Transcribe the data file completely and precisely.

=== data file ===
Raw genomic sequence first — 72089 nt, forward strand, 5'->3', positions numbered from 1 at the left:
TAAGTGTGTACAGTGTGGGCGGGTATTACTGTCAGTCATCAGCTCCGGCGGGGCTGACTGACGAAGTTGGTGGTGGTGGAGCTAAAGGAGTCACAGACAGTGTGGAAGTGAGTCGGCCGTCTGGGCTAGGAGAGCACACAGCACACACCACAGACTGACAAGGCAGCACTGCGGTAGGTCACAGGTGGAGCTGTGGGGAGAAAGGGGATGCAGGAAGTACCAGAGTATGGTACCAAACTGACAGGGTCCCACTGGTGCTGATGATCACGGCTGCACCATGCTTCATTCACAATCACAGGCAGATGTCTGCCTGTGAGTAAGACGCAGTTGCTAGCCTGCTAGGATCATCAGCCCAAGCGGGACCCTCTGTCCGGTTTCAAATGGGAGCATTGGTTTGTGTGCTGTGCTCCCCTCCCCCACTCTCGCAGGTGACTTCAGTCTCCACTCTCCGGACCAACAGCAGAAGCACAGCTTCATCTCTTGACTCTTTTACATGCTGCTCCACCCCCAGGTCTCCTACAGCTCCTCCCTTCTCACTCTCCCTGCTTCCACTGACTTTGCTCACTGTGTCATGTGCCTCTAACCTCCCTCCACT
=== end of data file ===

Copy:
Raw genomic sequence first — 72089 nt, forward strand, 5'->3', positions numbered from 1 at the left:
TAAGTGTGTACAGTGTGGGCGGGTATTACTGTCAGTCATCAGCTCCGGCGGGGCTGACTGACGAAGTTGGTGGTGGTGGAGCTAAAGGAGTCACAGACAGTGTGGAAGTGAGTCGGCCGTCTGGGCTAGGAGAGCACACAGCACACACCACAGACTGACAAGGCAGCACTGCGGTAGGTCACAGGTGGAGCTGTGGGGAGAAAGGGGATGCAGGAAGTACCAGAGTATGGTACCAAACTGACAGGGTCCCACTGGTGCTGATGATCACGGCTGCACCATGCTTCATTCACAATCACAGGCAGATGTCTGCCTGTGAGTAAGACGCAGTTGCTAGCCTGCTAGGATCATCAGCCCAAGCGGGACCCTCTGTCCGGTTTCAAATGGGAGCATTGGTTTGTGTGCTGTGCTCCCCTCCCCCACTCTCGCAGGTGACTTCAGTCTCCACTCTCCGGACCAACAGCAGAAGCACAGCTTCATCTCTTGACTCTTTTACATGCTGCTCCACCCCCAGGTCTCCTACAGCTCCTCCCTTCTCACTCTCCCTGCTTCCACTGACTTTGCTCACTGTGTCATGTGCCTCTAACCTCCCTCCACT